More than 22 million Americans suffer from sleep apnea, with snoring being the most common symptom. During sleep apnea, your breathing is interrupted repeatedly for a brief period. There are two major types of this condition; central sleep apnea (CSA) and obstructive sleep apnea (OSA). When this sleep disorder presents itself in both forms, it is referred to as complex sleep apnea. Sleep apnea may predispose you to high blood pressure, Type 2 diabetes, and liver problems.
But can you die from sleep apnea? Read on to find out more information about this topic.
Sleep apnea is a sleep disorder that causes a person to start and stop breathing during the night frequently. It can occur multiple times in an hour and affect the proper functioning of the brain, heart, and lungs in severe cases.
Although sleep apnea death is uncommon, it is important to learn the common symptoms to be able to treat this disorder before it causes or worsens health issues.
The typical symptoms of sleep apnea include:
In a global statistics study Trusted Source Estimation of the global prevalence and burden of obstructive sleep apnoea: a literature-based analysis | PubMed | NCBI There is a scarcity of published data on the global prevalence of obstructive sleep apnoea, a disorder associated with major neurocognitive and cardiovascular sequelae. pubmed.ncbi.nlm.nih.gov , researchers found that almost 1 billion people are affected by obstructive sleep apnea and that the prevalence rate was more than half the population in some countries. You don’t necessarily die in your sleep from sleep apnea, but the emerging issues from this disorder could significantly increase the death risk if it is not treated. Some studies report that individuals with sleep apnea, especially elderly people who are above 60 years old, are thrice as likely to die from cardiac arrest and other complications associated with sleep apnea. The disorder is a complicating factor in sleep apnea death because it raises blood pressure, strains the cardiovascular system, and disrupts normal brain, lung, and heart function.
A report by American Heart Association Trusted Source What you need to know about how sleep apnea affects your heart | American Heart Association Snoring can keep you awake, ruin your sleep cycle and your daily rhythm, even harm your relationships. But more than being just an annoyance, snoring may bring about life-threatening consequences. www.heart.org indicates that 1 in 5 adults have some form of sleep apnea, and the condition affects more men than women. Do people die from sleep apnea? Cardiac death risk increases by 80% if the blood oxygen levels are lower than 78%, and since sleep apnea causes sudden drops in blood oxygen levels, the effects can be fatal.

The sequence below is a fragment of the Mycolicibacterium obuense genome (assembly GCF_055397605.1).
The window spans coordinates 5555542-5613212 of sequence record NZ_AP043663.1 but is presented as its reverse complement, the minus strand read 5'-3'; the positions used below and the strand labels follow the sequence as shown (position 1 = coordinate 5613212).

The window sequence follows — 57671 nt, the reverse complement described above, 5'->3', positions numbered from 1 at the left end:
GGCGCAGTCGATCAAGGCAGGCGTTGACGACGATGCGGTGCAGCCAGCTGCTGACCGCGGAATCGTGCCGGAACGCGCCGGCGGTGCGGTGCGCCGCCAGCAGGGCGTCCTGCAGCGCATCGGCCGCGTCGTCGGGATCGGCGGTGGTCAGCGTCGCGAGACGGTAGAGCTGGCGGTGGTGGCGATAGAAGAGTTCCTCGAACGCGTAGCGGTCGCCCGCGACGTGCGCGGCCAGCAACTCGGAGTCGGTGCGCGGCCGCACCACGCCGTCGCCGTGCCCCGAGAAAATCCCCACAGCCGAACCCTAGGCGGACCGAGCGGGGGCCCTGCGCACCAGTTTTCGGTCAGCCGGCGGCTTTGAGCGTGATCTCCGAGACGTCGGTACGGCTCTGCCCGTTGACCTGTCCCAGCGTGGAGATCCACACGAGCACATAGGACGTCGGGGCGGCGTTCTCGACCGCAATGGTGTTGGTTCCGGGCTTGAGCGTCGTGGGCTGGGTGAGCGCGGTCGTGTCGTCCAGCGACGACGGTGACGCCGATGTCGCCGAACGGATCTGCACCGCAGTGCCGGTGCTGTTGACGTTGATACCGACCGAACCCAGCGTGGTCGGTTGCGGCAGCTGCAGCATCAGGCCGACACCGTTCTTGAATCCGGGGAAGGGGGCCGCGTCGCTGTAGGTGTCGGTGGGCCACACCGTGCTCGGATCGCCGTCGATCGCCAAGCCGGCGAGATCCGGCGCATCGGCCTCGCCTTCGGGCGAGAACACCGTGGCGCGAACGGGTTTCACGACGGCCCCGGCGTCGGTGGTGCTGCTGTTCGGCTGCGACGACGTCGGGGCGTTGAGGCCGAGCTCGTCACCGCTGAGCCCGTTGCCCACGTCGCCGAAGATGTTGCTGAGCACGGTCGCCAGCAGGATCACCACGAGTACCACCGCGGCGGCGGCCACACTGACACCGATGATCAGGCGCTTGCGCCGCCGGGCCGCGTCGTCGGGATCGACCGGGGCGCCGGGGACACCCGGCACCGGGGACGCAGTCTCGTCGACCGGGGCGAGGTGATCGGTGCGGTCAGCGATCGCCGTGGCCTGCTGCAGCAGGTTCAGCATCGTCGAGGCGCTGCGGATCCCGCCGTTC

This type of sleep apnea happens when the brain fails to send the right signals to the diaphragm, the muscles responsible for breath control and proper airflow. This causes the person to take shallow breaths while asleep or to cease breathing for a short duration lasting approximately 10 to 40 seconds.
During normal breathing, the brain sends a signal to the phrenic nerve and then to the breathing muscle to contract at consistent intervals to draw air into the lungs.
Some risk factors for central sleep apnea include congestive heart failure, exposure to high altitude, increased amount of arousals during Positive Airway Pressure (PAP) therapy, and disrupted breathing patterns from using certain medications such as opioids.
Note that CPAP therapy is used to treat central sleep apnea, and the symptoms improve over time. Bi-level positive airway pressure (BiPAP) therapy machine may be costlier, but it is preferable for home use and for lower air pressure during exhalation.
Can you die from central sleep apnea? Although it is not common, this condition can affect your health negatively in the long term if it is not treated. Central sleep apnea causes fatigue, sleep disturbance, racing heartbeat, daytime sleepiness, or even heart failure, increasing death risk.
This is the most common form of sleep apnea. During obstructive sleep apnea, the airway becomes narrow or blocked, and the person ceases to breathe multiple times while asleep. This disrupts sleep and causes snoring, headaches, fatigue, and poor concentration during the daytime. The disorder is commonly found in people who are overweight.